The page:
A Tale of Three Tragedies

 … she becomes the endless scream in the breaking news,
which was no longer breaking news, when
the aircraft returned to bomb a house with two windows and a door.

— The Girl/The Scream, Mahmoud Darwish, 1941-2008

March was another month of tragic, needless lives lost, the searing grief of mothers and fathers for lost sons and daughters.

Shockingly stark, however, has been the impression that for the powers-that-be, for a swathe of public in the West, some deaths are indisputedly regarded as more tragic, more noteworthy than others.

On March 6th, six British soldiers were killed in Afghanistan. Corporal Jake Hartley (20) and Privates Anthony Frampton (20) Christopher Kershaw (19) Daniel Wade (20) and Daniel Wilford (20), and Sergeant Nigel Coupe (33) died when their armored vehicle was blown up. The resulting fire reportedly burned all night.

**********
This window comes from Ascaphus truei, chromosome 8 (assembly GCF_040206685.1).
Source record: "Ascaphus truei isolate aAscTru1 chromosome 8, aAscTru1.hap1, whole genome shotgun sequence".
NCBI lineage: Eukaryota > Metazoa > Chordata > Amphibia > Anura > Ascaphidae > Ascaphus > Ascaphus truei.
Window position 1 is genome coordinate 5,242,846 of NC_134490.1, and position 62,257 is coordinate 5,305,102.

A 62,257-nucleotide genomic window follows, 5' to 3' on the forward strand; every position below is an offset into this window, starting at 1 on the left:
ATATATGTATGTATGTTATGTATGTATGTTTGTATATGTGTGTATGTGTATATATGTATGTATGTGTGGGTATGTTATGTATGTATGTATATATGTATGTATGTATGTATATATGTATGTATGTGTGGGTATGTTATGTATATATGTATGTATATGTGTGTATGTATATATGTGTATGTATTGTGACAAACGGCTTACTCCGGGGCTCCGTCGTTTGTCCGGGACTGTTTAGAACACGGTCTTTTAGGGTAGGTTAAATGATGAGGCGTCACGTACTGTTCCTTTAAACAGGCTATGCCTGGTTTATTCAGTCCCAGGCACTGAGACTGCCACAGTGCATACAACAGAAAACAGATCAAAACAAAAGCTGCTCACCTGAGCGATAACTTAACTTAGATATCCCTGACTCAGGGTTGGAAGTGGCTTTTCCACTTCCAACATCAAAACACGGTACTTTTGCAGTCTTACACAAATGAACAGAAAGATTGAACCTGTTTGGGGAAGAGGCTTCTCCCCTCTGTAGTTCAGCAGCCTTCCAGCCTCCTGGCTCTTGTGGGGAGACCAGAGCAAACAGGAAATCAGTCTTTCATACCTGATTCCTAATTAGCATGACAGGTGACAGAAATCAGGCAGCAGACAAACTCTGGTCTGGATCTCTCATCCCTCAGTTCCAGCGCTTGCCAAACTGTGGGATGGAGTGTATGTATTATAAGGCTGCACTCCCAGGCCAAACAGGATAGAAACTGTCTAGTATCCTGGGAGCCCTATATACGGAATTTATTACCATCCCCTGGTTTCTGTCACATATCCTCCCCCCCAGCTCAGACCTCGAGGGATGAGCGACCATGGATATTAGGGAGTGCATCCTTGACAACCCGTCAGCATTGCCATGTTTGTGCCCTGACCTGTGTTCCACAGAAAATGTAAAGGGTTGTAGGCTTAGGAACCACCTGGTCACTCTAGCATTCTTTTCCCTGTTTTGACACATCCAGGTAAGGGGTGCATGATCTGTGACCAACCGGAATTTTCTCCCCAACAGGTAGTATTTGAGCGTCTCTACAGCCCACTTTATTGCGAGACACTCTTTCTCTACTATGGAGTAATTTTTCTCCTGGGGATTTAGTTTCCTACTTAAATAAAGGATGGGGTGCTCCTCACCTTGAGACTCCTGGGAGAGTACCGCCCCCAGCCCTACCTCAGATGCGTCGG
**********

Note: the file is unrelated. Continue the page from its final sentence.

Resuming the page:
More youthful annihilations in an invasion and occupation, illegal, ill-conceived and long lost. Human sacrifices at the altar of political ego, dying because the powerful would rather throw away the lives of others than “lose face” one hundred and twenty-five  months since the “war” started.

In the US, five of the six would have been too young to even legally order a drink in a bar, but are old enough to die for monumental imperial folly, regional foothold –  and a pipeline.

Before the month ended two more British servicemen were shot, and yet another blown to eternity.

In Parliament Prime Minister Cameron paid vacuous tribute. They died, he said, “keeping our country safe.” What nonsense! There are no Afghan hordes massing across the English Channel, planning invasion with near antique rifles – some so ancient they have Queen Victoria’s insignia on them, relics from another historic British folly.